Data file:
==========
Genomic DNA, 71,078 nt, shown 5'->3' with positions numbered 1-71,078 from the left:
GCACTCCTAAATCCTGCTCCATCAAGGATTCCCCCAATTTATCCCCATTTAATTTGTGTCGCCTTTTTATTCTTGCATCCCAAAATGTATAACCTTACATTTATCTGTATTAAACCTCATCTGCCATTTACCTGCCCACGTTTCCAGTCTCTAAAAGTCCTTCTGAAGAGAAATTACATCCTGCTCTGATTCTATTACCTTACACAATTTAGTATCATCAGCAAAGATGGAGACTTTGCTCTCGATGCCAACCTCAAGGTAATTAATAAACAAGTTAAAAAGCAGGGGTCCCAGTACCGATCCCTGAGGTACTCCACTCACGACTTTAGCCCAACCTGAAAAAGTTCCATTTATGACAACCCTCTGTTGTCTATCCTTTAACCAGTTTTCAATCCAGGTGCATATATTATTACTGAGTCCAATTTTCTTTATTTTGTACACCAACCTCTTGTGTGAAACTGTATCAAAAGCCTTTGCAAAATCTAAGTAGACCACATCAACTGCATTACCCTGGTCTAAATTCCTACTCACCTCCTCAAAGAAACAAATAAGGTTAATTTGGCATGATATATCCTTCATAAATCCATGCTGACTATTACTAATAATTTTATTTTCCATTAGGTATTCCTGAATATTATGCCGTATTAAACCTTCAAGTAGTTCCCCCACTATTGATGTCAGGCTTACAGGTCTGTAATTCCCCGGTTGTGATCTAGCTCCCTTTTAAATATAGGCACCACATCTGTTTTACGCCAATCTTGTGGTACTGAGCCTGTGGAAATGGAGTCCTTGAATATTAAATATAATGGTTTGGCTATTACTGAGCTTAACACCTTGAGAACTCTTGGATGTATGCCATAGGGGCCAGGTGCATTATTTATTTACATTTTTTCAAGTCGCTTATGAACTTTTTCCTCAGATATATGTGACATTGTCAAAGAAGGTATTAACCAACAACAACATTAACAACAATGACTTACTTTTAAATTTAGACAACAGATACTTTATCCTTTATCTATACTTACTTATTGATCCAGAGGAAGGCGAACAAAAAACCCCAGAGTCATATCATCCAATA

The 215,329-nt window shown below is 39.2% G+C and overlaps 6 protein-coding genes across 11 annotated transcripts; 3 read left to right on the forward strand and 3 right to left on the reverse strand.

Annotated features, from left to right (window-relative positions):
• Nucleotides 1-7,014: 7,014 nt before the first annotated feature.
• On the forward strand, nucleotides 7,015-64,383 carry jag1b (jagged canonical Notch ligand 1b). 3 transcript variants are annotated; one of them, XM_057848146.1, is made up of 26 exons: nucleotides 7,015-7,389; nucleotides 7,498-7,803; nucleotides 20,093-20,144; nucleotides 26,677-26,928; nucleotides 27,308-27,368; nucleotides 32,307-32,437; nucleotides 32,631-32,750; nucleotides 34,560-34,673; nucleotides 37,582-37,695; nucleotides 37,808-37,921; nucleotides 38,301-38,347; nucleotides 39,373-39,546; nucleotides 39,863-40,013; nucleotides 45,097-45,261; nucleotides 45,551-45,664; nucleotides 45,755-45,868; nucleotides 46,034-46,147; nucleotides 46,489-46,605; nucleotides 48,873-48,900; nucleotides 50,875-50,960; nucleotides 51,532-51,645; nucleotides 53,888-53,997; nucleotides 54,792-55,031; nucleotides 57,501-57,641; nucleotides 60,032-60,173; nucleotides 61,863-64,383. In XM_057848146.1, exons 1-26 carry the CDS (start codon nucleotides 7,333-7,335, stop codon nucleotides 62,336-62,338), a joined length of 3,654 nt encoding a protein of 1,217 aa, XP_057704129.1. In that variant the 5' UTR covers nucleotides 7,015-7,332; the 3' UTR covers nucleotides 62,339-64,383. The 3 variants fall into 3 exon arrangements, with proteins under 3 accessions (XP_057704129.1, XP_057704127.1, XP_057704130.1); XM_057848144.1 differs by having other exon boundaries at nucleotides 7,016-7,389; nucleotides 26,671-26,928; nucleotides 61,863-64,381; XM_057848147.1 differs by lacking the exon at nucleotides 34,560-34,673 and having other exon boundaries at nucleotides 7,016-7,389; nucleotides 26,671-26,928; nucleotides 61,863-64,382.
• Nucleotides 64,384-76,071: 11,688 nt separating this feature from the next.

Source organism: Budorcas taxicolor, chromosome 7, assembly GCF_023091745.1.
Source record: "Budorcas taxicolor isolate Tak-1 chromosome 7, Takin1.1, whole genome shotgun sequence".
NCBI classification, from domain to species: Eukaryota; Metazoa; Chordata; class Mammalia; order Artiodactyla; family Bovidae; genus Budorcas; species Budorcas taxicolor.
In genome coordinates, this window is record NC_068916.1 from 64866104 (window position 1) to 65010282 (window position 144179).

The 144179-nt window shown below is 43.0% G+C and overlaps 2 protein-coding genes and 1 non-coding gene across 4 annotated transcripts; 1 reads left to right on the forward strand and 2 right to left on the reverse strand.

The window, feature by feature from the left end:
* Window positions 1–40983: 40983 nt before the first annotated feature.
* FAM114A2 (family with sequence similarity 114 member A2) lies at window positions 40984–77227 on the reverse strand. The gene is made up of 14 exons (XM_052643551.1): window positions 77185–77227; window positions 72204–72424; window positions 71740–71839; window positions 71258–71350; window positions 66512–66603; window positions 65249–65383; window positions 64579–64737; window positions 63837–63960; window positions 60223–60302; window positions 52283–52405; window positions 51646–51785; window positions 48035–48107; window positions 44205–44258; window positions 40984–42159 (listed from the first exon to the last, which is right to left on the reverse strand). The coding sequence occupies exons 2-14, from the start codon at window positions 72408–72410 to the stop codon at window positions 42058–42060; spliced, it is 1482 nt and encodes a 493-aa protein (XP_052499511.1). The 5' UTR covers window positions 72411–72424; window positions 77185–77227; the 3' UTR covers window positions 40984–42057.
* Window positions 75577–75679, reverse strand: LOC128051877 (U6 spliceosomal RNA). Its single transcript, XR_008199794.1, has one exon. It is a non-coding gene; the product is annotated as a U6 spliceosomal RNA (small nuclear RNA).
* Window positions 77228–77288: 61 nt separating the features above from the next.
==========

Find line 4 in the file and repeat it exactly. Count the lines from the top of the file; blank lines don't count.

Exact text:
Annotated features, from left to right (window-relative positions):